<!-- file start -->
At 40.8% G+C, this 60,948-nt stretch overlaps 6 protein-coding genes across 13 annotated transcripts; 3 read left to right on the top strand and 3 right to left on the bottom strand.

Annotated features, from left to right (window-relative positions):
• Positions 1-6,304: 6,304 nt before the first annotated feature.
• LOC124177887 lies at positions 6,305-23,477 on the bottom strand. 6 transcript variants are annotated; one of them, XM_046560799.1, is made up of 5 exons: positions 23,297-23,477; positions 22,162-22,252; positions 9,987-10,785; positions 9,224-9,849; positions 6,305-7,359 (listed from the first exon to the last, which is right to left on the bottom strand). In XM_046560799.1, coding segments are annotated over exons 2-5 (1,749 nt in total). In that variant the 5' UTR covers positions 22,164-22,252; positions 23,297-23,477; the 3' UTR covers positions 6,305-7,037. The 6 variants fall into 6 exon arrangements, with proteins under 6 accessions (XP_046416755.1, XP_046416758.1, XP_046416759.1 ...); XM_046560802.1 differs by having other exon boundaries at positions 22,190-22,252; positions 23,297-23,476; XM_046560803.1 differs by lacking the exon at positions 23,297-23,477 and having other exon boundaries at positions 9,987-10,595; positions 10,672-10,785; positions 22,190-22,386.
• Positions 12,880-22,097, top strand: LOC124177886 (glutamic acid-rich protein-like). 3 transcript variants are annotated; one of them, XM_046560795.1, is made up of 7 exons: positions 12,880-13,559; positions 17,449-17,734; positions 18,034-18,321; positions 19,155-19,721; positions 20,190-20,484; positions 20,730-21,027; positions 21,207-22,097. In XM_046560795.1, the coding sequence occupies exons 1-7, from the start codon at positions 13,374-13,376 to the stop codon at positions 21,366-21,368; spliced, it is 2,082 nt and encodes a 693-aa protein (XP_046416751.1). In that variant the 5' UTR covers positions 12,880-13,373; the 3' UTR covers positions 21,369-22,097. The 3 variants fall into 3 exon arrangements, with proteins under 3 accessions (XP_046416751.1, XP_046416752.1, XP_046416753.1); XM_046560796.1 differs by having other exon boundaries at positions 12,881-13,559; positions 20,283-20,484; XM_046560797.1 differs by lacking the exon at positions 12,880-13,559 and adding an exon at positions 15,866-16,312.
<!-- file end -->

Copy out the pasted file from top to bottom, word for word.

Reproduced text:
At 40.8% G+C, this 60,948-nt stretch overlaps 6 protein-coding genes across 13 annotated transcripts; 3 read left to right on the top strand and 3 right to left on the bottom strand.

Annotated features, from left to right (window-relative positions):
• Positions 1-6,304: 6,304 nt before the first annotated feature.
• LOC124177887 lies at positions 6,305-23,477 on the bottom strand. 6 transcript variants are annotated; one of them, XM_046560799.1, is made up of 5 exons: positions 23,297-23,477; positions 22,162-22,252; positions 9,987-10,785; positions 9,224-9,849; positions 6,305-7,359 (listed from the first exon to the last, which is right to left on the bottom strand). In XM_046560799.1, coding segments are annotated over exons 2-5 (1,749 nt in total). In that variant the 5' UTR covers positions 22,164-22,252; positions 23,297-23,477; the 3' UTR covers positions 6,305-7,037. The 6 variants fall into 6 exon arrangements, with proteins under 6 accessions (XP_046416755.1, XP_046416758.1, XP_046416759.1 ...); XM_046560802.1 differs by having other exon boundaries at positions 22,190-22,252; positions 23,297-23,476; XM_046560803.1 differs by lacking the exon at positions 23,297-23,477 and having other exon boundaries at positions 9,987-10,595; positions 10,672-10,785; positions 22,190-22,386.
• Positions 12,880-22,097, top strand: LOC124177886 (glutamic acid-rich protein-like). 3 transcript variants are annotated; one of them, XM_046560795.1, is made up of 7 exons: positions 12,880-13,559; positions 17,449-17,734; positions 18,034-18,321; positions 19,155-19,721; positions 20,190-20,484; positions 20,730-21,027; positions 21,207-22,097. In XM_046560795.1, the coding sequence occupies exons 1-7, from the start codon at positions 13,374-13,376 to the stop codon at positions 21,366-21,368; spliced, it is 2,082 nt and encodes a 693-aa protein (XP_046416751.1). In that variant the 5' UTR covers positions 12,880-13,373; the 3' UTR covers positions 21,369-22,097. The 3 variants fall into 3 exon arrangements, with proteins under 3 accessions (XP_046416751.1, XP_046416752.1, XP_046416753.1); XM_046560796.1 differs by having other exon boundaries at positions 12,881-13,559; positions 20,283-20,484; XM_046560797.1 differs by lacking the exon at positions 12,880-13,559 and adding an exon at positions 15,866-16,312.